Isra and Mi'raj in the United States
Many Muslims in the United States observe Isra and Mi'raj (Al Isra' wal Miraj, Lailat al Mi’raj, or Laylat al Miraj). This event commemorates the Prophet Muhammad’s journey from Mecca to Jerusalem and his ascent into heaven. It is observed on the 27th day of Rajab, the seventh month in the Islamic calendar.
What Do People Do?
Customs and traditions that center on Isra and Mi’raj vary in the United States. Many Muslims make special prayers in the evening. Some people attend prayer services and sermons at Islamic centers or mosques while others observe Isra and Mi’raj quietly at home. Some Muslims celebrate the event over two days.
Conferences about Isra and Mi’raj were held in some parts of the United States in recent times. It has also been reported (in various media) that thousands Muslims in California, Wisconsin and other states celebrate this observance each year. This event gives people the chance to reflect on the importance of prayer. It is a time for people, particularly students, to learn more about Isra and Mi'raj, what it means in Islamic faith, and how it is applied in practice.
Isra and Mi’raj is not a federal public holiday in the United States. There may be some local congestion on roads around major mosques in the evening of the event.
Isra and Mi’raj is a two-fold event that commemorates the Prophet Muhammad’s journey from Mecca to Jerusalem and his ascent into heaven, according to Islamic belief. One night during the 10th year of Muhammad’s prophecy, the angel Gabriel woke him and traveled with him to Jerusalem. Muhammad prayed at the site of the Temple of Solomon with the prophets Abraham, Moses, Jesus and others.
The Prophet Muhammad then rose to heaven (carried by Gabriel) from the rock of the temple mount, where many people believe that the Dome of the Rock sanctuary now stands. Allah instructed Muhammad about the five daily prayers that all Muslims must observe. This day is also known as the Night Journey.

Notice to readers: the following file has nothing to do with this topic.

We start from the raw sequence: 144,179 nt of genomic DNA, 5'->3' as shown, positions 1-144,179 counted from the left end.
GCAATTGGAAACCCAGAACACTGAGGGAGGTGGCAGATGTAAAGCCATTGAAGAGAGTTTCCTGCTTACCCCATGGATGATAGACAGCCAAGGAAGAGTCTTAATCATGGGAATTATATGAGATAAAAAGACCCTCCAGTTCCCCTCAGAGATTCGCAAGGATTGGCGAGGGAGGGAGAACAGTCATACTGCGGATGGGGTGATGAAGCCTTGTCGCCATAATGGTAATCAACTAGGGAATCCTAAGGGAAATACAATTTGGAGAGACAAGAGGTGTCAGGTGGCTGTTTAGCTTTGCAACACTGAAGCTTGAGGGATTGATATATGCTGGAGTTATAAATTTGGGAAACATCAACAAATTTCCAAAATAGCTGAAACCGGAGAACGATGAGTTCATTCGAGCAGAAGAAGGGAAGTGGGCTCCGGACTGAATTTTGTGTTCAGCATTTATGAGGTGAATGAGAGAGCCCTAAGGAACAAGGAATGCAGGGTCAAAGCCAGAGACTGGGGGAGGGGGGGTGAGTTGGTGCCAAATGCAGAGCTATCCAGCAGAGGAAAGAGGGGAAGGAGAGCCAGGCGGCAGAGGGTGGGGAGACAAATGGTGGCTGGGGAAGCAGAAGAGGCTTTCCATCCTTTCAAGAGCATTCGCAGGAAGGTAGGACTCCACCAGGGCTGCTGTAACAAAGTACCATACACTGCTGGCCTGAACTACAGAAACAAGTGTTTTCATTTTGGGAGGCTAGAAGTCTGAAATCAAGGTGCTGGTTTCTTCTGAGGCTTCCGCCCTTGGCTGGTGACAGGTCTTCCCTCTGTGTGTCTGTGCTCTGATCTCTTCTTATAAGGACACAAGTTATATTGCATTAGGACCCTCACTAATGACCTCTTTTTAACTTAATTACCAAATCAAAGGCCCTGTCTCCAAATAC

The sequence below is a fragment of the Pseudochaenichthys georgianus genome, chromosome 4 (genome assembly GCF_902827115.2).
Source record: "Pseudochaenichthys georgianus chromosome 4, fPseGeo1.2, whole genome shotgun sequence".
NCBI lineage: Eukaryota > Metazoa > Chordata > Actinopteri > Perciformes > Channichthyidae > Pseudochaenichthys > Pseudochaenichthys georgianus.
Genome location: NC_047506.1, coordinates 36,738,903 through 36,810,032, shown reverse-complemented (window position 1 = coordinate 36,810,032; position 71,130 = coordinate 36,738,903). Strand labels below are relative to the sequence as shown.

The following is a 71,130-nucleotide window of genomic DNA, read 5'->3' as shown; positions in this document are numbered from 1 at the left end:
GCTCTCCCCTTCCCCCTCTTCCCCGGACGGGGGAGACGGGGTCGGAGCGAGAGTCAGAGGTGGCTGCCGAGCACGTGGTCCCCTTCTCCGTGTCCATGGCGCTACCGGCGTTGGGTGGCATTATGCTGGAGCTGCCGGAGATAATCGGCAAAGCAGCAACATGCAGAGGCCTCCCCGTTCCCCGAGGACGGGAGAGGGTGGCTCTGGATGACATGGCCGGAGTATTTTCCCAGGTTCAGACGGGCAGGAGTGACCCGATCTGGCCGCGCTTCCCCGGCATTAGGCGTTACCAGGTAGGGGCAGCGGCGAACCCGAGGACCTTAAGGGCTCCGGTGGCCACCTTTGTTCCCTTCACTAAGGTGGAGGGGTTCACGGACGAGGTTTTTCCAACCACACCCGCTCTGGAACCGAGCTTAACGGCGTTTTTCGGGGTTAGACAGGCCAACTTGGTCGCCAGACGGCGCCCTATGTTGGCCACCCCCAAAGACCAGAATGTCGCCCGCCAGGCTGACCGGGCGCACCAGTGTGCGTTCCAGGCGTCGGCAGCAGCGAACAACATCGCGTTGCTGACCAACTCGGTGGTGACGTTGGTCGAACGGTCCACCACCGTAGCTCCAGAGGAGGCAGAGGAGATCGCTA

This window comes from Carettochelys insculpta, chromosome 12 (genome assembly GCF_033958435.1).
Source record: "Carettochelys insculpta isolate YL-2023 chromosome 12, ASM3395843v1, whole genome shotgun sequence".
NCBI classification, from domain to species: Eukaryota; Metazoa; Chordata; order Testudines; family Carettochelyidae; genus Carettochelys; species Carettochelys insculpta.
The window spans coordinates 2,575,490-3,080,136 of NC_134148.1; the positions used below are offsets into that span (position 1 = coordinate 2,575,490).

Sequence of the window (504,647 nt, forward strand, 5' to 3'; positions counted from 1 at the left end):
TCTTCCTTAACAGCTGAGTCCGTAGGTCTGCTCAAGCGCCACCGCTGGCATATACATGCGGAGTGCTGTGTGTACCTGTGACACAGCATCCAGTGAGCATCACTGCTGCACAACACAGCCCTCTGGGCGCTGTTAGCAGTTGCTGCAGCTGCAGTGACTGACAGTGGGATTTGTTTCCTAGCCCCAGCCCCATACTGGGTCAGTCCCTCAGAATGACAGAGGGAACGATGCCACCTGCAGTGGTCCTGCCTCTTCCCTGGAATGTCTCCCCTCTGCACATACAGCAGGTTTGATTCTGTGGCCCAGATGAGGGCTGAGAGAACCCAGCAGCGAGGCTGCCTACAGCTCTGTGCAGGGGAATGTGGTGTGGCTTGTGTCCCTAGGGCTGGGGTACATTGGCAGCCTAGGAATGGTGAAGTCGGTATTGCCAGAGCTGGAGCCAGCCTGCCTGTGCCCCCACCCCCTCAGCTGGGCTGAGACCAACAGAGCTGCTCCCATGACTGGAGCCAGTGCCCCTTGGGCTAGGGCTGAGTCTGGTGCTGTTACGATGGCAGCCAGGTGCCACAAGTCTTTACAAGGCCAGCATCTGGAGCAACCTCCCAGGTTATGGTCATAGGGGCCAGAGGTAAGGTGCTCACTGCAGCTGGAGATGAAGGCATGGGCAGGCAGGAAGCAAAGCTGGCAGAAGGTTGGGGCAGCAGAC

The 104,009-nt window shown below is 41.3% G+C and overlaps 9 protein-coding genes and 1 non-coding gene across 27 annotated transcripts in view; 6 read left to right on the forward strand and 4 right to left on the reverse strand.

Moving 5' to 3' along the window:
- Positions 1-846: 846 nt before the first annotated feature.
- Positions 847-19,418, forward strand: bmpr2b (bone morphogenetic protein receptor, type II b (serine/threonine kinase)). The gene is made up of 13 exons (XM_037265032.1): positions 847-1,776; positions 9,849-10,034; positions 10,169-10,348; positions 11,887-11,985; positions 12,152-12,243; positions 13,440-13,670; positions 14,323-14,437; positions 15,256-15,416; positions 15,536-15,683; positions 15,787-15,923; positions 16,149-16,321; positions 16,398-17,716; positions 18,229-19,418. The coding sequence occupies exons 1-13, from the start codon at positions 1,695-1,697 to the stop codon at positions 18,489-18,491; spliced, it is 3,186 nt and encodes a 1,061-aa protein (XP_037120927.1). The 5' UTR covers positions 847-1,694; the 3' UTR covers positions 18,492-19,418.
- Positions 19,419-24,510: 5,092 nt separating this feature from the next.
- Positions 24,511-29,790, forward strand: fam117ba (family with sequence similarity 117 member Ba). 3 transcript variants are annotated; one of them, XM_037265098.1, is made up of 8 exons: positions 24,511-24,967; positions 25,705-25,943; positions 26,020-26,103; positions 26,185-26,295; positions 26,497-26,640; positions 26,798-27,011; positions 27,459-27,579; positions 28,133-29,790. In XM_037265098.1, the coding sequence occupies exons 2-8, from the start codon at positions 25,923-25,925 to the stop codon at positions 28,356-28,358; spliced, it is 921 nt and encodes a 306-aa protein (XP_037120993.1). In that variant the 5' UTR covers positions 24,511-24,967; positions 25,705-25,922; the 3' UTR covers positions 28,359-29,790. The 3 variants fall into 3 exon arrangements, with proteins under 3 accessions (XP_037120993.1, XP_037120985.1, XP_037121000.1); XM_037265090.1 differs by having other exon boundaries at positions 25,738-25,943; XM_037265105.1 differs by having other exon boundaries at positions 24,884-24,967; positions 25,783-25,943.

About Isra and Mi'raj in other countriesRead more about Isra and Mi'raj.
Isra and Mi'raj ObservancesNote: Regional customs or moon sightings may cause a variation of the date for Islamic holidays, which begin at sundown the day before the date specified for the holiday. The Islamic calendar is lunar and the days begin at sunset, so there may be one-day error depending on when the New Moon is first seen.
|Weekday||Date||Year||Name||Holiday Type||Where It is Observed|
|Fri||Jul 9||2010||Isra and Mi'raj||Muslim|
|Wed||Jun 29||2011||Isra and Mi'raj||Muslim|
|Sun||Jun 17||2012||Isra and Mi'raj||Muslim|
|Thu||Jun 6||2013||Isra and Mi'raj||Muslim|
|Tue||May 27||2014||Isra and Mi'raj||Muslim|
|Sat||May 16||2015||Isra and Mi'raj||Muslim|
|Thu||May 5||2016||Isra and Mi'raj||Muslim|
|Mon||Apr 24||2017||Isra and Mi'raj||Muslim|
|Fri||Apr 13||2018||Isra and Mi'raj||Muslim|
|Wed||Apr 3||2019||Isra and Mi'raj||Muslim|
|Sun||Mar 22||2020||Isra and Mi'raj||Muslim|
Quick FactsIsra and Mi'raj (Isra Me'raj, Israa and Mi'raaj, Laylat Al-Isra wa Al-Miraj, Lailat al Miraj, Night Journey and Ascension to Heaven) marks the night when the Prophet Mohammad traveled from Mecca to Jerusalem, ascended to heaven and returned.
Isra and Mi'raj 2018Friday, April 13, 2018
Isra and Mi'raj 2019Wednesday, April 3, 2019
Name in other languages
|Isra and Mi'raj||English|
|המסע הלילי של מוחמד||Hebrew|
|Isra und Miradsch||German|
Alternative nameHimmelfahrt Mohammeds
Note: Regional customs or moon sightings may cause a variation of the date for Islamic holidays, which begin at sundown the day before the date specified for the holiday. The Islamic calendar is lunar and the days begin at sunset, so there may be one-day error depending on when the New Moon is first seen.
Other holidays in April 2019 in the United States
- César Chávez Day – Monday, April 1, 2019
- Pascua Florida Day – Tuesday, April 2, 2019
- National Tartan Day – Saturday, April 6, 2019
- National Library Workers' Day – Tuesday, April 9, 2019
- Thomas Jefferson's Birthday – Saturday, April 13, 2019
- Palm Sunday – Sunday, April 14, 2019
- Tax Day – Monday, April 15, 2019
- Emancipation Day – Tuesday, April 16, 2019
- Maundy Thursday – Thursday, April 18, 2019
- Good Friday – Friday, April 19, 2019
- Holy Saturday – Saturday, April 20, 2019
- Easter Sunday – Sunday, April 21, 2019
- Easter Monday – Monday, April 22, 2019
- Administrative Professionals Day – Wednesday, April 24, 2019
- Take our Daughters and Sons to Work Day – Thursday, April 25, 2019
- Orthodox Good Friday – Friday, April 26, 2019
- Last Day of Passover – Saturday, April 27, 2019
- Orthodox Easter – Sunday, April 28, 2019
- Orthodox Easter Monday – Monday, April 29, 2019